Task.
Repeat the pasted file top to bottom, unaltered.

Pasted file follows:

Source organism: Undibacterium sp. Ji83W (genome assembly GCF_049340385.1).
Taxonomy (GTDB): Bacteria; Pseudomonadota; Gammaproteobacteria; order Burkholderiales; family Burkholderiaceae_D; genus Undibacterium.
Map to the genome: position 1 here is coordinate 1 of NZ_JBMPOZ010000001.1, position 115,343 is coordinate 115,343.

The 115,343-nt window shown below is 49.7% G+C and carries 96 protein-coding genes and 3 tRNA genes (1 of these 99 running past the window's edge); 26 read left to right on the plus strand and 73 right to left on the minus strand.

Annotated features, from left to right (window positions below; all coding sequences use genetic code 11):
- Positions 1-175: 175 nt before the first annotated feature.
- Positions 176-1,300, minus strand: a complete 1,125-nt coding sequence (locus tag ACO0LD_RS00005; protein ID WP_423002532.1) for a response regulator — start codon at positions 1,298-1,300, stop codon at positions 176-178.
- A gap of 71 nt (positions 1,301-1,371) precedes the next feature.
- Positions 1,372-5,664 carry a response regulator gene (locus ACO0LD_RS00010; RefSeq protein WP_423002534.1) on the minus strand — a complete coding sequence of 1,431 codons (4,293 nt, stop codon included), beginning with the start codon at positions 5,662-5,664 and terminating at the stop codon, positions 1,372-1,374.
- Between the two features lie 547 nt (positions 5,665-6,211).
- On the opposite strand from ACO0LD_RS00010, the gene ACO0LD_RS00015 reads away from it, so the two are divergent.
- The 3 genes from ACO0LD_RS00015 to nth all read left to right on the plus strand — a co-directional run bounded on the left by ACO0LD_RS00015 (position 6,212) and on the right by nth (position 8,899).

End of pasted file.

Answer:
Source organism: Undibacterium sp. Ji83W (genome assembly GCF_049340385.1).
Taxonomy (GTDB): Bacteria; Pseudomonadota; Gammaproteobacteria; order Burkholderiales; family Burkholderiaceae_D; genus Undibacterium.
Map to the genome: position 1 here is coordinate 1 of NZ_JBMPOZ010000001.1, position 115,343 is coordinate 115,343.

The 115,343-nt window shown below is 49.7% G+C and carries 96 protein-coding genes and 3 tRNA genes (1 of these 99 running past the window's edge); 26 read left to right on the plus strand and 73 right to left on the minus strand.

Annotated features, from left to right (window positions below; all coding sequences use genetic code 11):
- Positions 1-175: 175 nt before the first annotated feature.
- Positions 176-1,300, minus strand: a complete 1,125-nt coding sequence (locus tag ACO0LD_RS00005; protein ID WP_423002532.1) for a response regulator — start codon at positions 1,298-1,300, stop codon at positions 176-178.
- A gap of 71 nt (positions 1,301-1,371) precedes the next feature.
- Positions 1,372-5,664 carry a response regulator gene (locus ACO0LD_RS00010; RefSeq protein WP_423002534.1) on the minus strand — a complete coding sequence of 1,431 codons (4,293 nt, stop codon included), beginning with the start codon at positions 5,662-5,664 and terminating at the stop codon, positions 1,372-1,374.
- Between the two features lie 547 nt (positions 5,665-6,211).
- On the opposite strand from ACO0LD_RS00010, the gene ACO0LD_RS00015 reads away from it, so the two are divergent.
- The 3 genes from ACO0LD_RS00015 to nth all read left to right on the plus strand — a co-directional run bounded on the left by ACO0LD_RS00015 (position 6,212) and on the right by nth (position 8,899).